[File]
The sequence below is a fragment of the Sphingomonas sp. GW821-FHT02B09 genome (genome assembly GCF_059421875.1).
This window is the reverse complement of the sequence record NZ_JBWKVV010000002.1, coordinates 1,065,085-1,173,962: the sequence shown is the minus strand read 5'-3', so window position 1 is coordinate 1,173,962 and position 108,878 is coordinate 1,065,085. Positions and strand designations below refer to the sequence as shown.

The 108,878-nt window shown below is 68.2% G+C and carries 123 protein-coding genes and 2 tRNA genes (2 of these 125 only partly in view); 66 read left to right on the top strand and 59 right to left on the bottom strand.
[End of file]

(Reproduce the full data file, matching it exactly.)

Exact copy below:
The sequence below is a fragment of the Sphingomonas sp. GW821-FHT02B09 genome (genome assembly GCF_059421875.1).
This window is the reverse complement of the sequence record NZ_JBWKVV010000002.1, coordinates 1,065,085-1,173,962: the sequence shown is the minus strand read 5'-3', so window position 1 is coordinate 1,173,962 and position 108,878 is coordinate 1,065,085. Positions and strand designations below refer to the sequence as shown.

The 108,878-nt window shown below is 68.2% G+C and carries 123 protein-coding genes and 2 tRNA genes (2 of these 125 only partly in view); 66 read left to right on the top strand and 59 right to left on the bottom strand.